The Liberty ID-FF is designed to work with heterogeneous platforms, various networking devices (including personal computers, mobile phones, and personal digital assistants), and emerging technologies. The process of Liberty ID-FF federation begins with authentication. A user attempting to access a resource protected by OpenSSO Enterprise are redirected to the proprietary Authentication Service via an OpenSSO Enterprise login page. After the user provides credentials, the Authentication Service allows or denies access to the resource based on the outcome.
For more information about the proprietary Authentication Service, see the Chapter 7, Authentication and the Authentication Service.
When the user attempts access to a resource that belongs to a trusted member provider of a configured circle of trust, the process of user authentication begins with the search for a valid OpenSSO Enterprise session token from the proprietary Authentication Service. The process can go in one of two directions based on whether a session token is found.
If no session token is found, the principal is redirected to a location defined by the pre-login URL to establish a valid session.
If a session token is found, the principal is granted (or denied) access to the requested page. Assuming access is granted, the requested page contains a link so the principal may federate the OpenSSO Enterprise identity with the identity local to the requested site. If the principal clicks this link, federation begins.
Figure 11–5 illustrates these divergent paths. The process shown is the default process when no application has been deployed. When an application is deployed and using OpenSSO Enterprise, the process will change based on the query parameters and preferences passed to OpenSSO Enterprise from the participating application. For more information, see Sun OpenSSO Enterprise 8.0 Administration Guide.
As illustrated, the pre-login process establishes a valid OpenSSO Enterprise session. When a principal attempts to access a service provider site and no OpenSSO Enterprise session token is found, OpenSSO Enterprise searches for a federation cookie. A federation cookie is implemented by OpenSSO Enterprise and is called fedCookie. It can have a value of either yes or no, based on the principal’s federation status.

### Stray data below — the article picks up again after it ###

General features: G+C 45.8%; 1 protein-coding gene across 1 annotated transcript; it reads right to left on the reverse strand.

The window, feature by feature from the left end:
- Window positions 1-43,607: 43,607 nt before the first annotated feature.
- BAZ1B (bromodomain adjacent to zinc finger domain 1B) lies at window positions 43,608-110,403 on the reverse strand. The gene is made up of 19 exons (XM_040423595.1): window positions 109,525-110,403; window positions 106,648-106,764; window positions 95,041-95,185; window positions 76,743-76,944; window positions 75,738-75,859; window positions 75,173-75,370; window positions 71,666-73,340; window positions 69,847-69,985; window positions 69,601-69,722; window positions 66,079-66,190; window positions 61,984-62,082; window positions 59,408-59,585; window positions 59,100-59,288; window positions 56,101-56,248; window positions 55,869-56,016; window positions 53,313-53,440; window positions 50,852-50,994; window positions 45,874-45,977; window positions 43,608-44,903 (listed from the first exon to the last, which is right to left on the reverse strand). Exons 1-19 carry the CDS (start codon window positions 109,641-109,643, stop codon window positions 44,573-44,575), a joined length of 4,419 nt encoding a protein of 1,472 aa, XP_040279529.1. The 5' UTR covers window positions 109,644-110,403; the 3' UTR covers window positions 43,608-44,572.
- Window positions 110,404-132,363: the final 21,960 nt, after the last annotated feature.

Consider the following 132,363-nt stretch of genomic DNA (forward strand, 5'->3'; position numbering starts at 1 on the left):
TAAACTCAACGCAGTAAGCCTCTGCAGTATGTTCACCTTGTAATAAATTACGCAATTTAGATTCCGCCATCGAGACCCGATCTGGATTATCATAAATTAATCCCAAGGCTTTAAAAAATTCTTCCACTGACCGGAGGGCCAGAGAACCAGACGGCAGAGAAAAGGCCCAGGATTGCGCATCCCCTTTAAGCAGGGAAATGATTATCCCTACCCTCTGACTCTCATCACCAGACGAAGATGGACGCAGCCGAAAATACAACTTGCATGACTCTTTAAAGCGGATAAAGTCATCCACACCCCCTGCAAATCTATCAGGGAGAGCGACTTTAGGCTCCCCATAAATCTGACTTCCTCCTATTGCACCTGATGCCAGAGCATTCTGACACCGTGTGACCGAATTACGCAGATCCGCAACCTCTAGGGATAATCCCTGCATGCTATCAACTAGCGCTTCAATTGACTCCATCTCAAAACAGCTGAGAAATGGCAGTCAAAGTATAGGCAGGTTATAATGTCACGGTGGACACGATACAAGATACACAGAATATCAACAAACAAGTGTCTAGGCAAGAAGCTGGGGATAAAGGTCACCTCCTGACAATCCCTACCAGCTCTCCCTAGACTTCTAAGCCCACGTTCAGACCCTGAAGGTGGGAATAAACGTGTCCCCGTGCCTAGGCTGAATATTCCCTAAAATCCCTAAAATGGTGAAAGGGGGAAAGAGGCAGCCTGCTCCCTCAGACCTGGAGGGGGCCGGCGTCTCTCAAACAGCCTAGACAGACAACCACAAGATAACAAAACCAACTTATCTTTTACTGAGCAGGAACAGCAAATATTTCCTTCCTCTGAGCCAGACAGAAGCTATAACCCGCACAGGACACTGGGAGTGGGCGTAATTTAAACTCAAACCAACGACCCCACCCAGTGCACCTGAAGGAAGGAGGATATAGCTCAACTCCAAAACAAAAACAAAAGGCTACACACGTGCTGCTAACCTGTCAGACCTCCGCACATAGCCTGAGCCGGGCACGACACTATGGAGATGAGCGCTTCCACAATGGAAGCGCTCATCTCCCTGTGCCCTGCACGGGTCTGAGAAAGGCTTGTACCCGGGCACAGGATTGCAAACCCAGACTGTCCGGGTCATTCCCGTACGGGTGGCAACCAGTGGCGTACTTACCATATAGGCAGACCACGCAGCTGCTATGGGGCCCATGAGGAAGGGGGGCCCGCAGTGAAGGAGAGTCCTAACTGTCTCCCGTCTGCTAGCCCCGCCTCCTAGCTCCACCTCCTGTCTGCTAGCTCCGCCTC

A federation cookie is not defined in the Liberty Alliance Project specifications.
At this point, the pre-login process may take one of the following paths:
If a federation cookie is found and its value is no, a OpenSSO Enterprise login page is displayed and the principal submits credentials to the proprietary Authentication Service. When authenticated by OpenSSO Enterprise, the principal is redirected to the requested page, which might contain a link to allow for identity federation. If the principal clicks this link, federation begins.
If a federation cookie is found and its value is yes, the principal has already federated an identity but has not been authenticated by an identity provider within the circle of trust for this OpenSSO Enterprise session. Authentication to OpenSSO Enterprise is achieved on the back end by sending a request to the principal’s identity provider. After authentication, the principal is directed back to the requested page.
If no federation cookie is found, a passive authentication request (one that does not allow identity provider interaction with the principal) is sent to the principal’s identity provider. If an affirmative authentication is received back from the identity provider, the principal is directed to the OpenSSO Enterprise Authentication Service, where a session token is granted. The principal is then redirected to the requested page. If the response from the identity provider is negative (for example, if the session has timed out), the principal is sent to a common login page to complete either a local login or Liberty ID-FF federation.